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Commercial rental property owners, chefs, restaurateurs: break on rent when opening?

post #1 of 8
Thread Starter 

So, I'm two days shy of paying my security deposit on a wee storefront in the historical downtown area where I live. I'm moving my 2-year-old wholesale/retail bakery business out of kitchens where I stay dually employed, and into my own brick-and-mortar. Goodbye forever, sleep!


Downtown storefronts are very in-demand here, and subsequently unreasonably priced for the most part, with the landlords all having reputations for wanting to consume as much $$$ as they can while spending as close to nil as possible. It's late October now; the present tenants are leaving December 31st; the landlord has agreed to replace all linoleum flooring; all of this considered, I'm guessing I'll get into the building to start re-outfitting it halfway through January at the earliest. 


Here's my conundrum: I'd like two months, or at least one to one-and-a-half rent-free to get this place going. A previous employer/owner/baker suggested requesting three months and settling for two. I can't imagine not getting at least one. However, given the high demand of the space, I'm worried this will be used as unfair leverage against my request. I'm sure many of you have already been in my shoes, and I'm looking for:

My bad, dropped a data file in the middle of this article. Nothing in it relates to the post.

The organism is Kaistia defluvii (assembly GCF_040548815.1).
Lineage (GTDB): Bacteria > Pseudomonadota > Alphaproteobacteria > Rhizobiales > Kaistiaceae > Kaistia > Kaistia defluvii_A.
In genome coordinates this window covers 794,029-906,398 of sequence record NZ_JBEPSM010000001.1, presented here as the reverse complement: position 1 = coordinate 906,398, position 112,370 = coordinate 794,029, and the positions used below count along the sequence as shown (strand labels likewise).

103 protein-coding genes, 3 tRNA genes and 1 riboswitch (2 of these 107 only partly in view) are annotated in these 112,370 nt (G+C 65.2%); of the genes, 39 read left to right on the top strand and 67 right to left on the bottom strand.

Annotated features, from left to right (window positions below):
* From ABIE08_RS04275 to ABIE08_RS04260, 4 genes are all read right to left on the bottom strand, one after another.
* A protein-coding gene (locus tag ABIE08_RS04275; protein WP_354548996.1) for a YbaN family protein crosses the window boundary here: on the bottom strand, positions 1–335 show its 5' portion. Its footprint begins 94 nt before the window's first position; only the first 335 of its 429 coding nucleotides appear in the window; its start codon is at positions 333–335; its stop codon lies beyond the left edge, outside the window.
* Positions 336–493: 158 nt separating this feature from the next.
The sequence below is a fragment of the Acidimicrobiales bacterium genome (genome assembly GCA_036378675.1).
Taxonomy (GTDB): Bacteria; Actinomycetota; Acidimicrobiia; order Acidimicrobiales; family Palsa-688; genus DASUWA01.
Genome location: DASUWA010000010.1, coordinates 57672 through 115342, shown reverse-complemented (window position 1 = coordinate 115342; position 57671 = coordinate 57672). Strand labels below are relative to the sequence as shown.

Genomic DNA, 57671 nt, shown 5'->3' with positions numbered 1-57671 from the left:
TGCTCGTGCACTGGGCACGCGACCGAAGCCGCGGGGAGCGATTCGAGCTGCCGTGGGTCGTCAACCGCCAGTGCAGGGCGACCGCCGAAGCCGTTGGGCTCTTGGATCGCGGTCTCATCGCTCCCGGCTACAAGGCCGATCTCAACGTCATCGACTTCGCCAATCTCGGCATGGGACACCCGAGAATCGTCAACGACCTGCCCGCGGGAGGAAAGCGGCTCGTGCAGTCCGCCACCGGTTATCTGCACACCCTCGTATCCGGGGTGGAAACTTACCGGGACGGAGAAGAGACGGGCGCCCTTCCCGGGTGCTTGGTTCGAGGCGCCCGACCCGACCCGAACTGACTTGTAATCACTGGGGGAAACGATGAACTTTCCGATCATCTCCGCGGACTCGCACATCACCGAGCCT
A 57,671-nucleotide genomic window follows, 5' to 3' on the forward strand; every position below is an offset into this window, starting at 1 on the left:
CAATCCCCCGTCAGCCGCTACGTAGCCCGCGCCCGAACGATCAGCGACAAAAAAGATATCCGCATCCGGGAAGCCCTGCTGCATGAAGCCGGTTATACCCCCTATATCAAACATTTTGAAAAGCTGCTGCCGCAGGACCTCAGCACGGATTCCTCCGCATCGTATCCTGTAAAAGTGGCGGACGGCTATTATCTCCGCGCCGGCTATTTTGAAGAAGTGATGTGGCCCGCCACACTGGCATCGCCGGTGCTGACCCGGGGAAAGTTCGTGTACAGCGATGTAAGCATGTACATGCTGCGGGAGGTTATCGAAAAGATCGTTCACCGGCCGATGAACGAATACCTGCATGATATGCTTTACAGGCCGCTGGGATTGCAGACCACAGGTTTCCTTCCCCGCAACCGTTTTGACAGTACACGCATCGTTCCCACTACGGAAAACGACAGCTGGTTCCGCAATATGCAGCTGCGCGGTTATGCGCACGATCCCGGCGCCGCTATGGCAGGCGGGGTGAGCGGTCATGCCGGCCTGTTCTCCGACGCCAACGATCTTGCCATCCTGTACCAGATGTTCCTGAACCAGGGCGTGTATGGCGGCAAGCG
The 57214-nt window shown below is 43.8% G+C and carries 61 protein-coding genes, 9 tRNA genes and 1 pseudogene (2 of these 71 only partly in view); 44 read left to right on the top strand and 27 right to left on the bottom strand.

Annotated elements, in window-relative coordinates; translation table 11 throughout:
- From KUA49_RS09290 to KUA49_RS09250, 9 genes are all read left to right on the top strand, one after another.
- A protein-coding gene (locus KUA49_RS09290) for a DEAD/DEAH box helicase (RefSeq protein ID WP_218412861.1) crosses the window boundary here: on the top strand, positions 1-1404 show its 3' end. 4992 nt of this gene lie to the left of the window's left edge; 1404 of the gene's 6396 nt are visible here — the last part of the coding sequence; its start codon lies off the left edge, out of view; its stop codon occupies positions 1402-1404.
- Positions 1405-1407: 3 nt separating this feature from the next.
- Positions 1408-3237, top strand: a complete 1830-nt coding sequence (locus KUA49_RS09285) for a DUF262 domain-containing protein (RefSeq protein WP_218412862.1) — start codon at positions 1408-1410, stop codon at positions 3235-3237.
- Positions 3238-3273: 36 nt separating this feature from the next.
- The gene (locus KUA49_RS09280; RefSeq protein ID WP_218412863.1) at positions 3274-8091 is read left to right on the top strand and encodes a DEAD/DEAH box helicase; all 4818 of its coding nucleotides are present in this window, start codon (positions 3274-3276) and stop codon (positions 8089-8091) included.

your thoughts about how reasonable a two-month rent break is?

suggestions as to how to approach the topic with the landlord?

how to reinforce the validity of my request should the landlord immediately say no?

thoughts on whether you would consider a refusal a dealbreaker? would this be a red flag for you?

winter killed us in this area last year; there's a good chance this year will be the same; should this even be brought up regarding the accessibility of the space during the time i am moving in, or should this be considered irrelevant?

thoughts on signing a lease while there is still an operating business inside the building for two months vs. waiting until the business has exited and a walkthrough can be done? the property could be in completely different shape in two months, no?




When is bringing someone with you to a lease/security deposit/commercial rental opportunity considered appropriate? My boyfriend happens to be my contractor/painter/investor/future-employee and I would like to include him in the discussion, as I feel his input could be vital to negotiating our needs. Appropriate? Inappropriate?


All of your thoughts, tips, suggestions would be so so appreciated. I'm pretty sharp, and I'm very articulate, but sometimes I get weak treading water in business negotiations, and I could really use some factual and experience-driven reinforcement.